The DOST piloted the Nationwide Operational Assessment for Hazards (NOAH) Project. It is the response of the government to be able to deliver more accurate, integrated, and responsive disaster prevention and mitigation system, especially in high-risk areas throughout the Philippines. In order to serve Filipinos better, NOAH is also available online and can be browsed in your desktop PC, portable computers, and smartphones. The website contains science-based weather information to monitor typhoons and floods, and hazard maps of identified hazard-risk areas as well as safer ground.

Part of NOAH is the Disaster Risk Assessment, Exposure and Mitigation-Light Ranging and Detection Technology or what we call the DREAM LiDAR. Dream LiDAR is a 3D Mapping Project, which aims to create a more accurate terrain elevation map for the development of flood plain for inundation maps and for performing on-demand flood


simulations. Recently, it is awarded Geospatial World Excellence in Policy Implementation during the Geospatial World Forum 2014 in Geneva, Switzerland.

DOST truly believe in partnerships. In fact, we have a technology grant from IBM, which allows us to have an Intelligence Operations Center. This Center includes Integrated Communications Center that allows inter-operability of different communications systems that include HF, VHF, and UHF radio systems.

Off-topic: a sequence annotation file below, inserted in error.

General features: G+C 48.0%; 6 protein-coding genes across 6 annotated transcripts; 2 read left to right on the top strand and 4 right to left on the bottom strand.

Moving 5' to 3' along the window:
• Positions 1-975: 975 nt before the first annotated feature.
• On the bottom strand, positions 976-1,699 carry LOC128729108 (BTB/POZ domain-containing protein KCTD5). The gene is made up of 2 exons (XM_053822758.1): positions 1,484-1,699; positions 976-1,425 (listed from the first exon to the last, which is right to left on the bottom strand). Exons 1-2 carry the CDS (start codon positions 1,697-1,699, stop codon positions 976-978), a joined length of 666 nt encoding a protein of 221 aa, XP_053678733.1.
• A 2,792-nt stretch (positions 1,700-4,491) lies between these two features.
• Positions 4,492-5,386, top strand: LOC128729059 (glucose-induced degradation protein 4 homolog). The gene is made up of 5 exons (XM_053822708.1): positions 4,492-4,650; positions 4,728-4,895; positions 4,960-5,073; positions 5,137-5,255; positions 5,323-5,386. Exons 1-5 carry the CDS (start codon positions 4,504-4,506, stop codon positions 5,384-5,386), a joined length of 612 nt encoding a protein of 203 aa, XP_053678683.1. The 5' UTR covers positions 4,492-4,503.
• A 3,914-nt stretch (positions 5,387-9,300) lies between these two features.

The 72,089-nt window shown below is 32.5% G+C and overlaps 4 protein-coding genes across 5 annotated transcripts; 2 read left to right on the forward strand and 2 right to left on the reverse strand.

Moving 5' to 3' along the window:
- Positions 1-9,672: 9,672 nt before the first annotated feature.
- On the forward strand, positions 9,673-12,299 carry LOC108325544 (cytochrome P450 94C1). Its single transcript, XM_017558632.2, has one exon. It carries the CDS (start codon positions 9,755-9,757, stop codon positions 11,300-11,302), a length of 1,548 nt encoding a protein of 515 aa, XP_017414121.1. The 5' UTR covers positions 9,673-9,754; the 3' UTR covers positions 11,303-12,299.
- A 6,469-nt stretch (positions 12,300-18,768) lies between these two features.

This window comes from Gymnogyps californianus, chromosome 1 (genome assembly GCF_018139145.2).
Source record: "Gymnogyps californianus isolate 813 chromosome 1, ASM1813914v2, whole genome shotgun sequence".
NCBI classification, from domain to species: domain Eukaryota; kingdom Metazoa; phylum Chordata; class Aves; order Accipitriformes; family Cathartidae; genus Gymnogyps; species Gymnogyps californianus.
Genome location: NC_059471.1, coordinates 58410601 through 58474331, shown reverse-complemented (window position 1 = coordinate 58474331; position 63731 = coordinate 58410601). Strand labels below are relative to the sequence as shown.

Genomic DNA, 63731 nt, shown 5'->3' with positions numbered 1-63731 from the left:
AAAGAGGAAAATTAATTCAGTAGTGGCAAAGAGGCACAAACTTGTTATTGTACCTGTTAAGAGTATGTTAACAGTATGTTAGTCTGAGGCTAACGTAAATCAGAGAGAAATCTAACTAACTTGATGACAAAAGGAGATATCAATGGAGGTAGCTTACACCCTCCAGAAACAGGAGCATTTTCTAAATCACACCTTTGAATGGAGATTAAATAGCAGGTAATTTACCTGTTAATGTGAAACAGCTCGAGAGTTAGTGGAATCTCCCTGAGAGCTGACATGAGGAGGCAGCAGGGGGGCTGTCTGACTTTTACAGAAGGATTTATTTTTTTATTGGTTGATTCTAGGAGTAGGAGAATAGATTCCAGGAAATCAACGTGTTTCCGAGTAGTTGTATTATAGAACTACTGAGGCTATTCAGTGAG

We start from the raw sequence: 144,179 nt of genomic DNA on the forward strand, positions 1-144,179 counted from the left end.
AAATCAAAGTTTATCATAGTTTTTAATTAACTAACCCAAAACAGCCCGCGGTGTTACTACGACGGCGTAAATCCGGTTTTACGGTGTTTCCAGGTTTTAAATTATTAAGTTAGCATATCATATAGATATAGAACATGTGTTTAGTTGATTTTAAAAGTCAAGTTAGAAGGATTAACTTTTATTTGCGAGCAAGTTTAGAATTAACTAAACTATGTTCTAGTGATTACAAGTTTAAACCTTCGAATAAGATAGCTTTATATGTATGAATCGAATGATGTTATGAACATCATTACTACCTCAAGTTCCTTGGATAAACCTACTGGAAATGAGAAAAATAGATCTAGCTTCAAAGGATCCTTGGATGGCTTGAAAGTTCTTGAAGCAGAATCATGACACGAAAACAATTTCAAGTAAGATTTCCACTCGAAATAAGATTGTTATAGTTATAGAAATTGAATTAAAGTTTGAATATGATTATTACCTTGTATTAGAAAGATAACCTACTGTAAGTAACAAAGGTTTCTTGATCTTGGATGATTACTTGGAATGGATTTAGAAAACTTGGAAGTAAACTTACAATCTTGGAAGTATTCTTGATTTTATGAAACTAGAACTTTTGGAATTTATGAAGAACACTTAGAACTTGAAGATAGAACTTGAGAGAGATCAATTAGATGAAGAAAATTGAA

One idea that dawned on me is that according to the World Vision 90 percent of disaster related deaths occurred in developing countries and is associated with poverty and inability to provide enough resources. This statistics may or may not be conclusive but it is an indicator that we have to provide concrete actions to stop these deaths. The Department uses Information and Communications Technology (ICT) in response to mitigating natural disasters. ICT is so powerful that it is considered as a tool that enables socio-economic and environmental sustainability. It is considered as a bridge in improving social, economic, cultural, and political developments, climate change adaptation, and mitigation among others. Having said this, the ICT Office of the DOST has provided measures for the preparation before the natural-calamities and the response to relief through the effective use of ICT and telecommunications.

During Typhoon Haiyan, the Office provided Satellite (SAT) phones. These phones were used to coordinate and fast track the relief for typhoon victims. We have also piloted the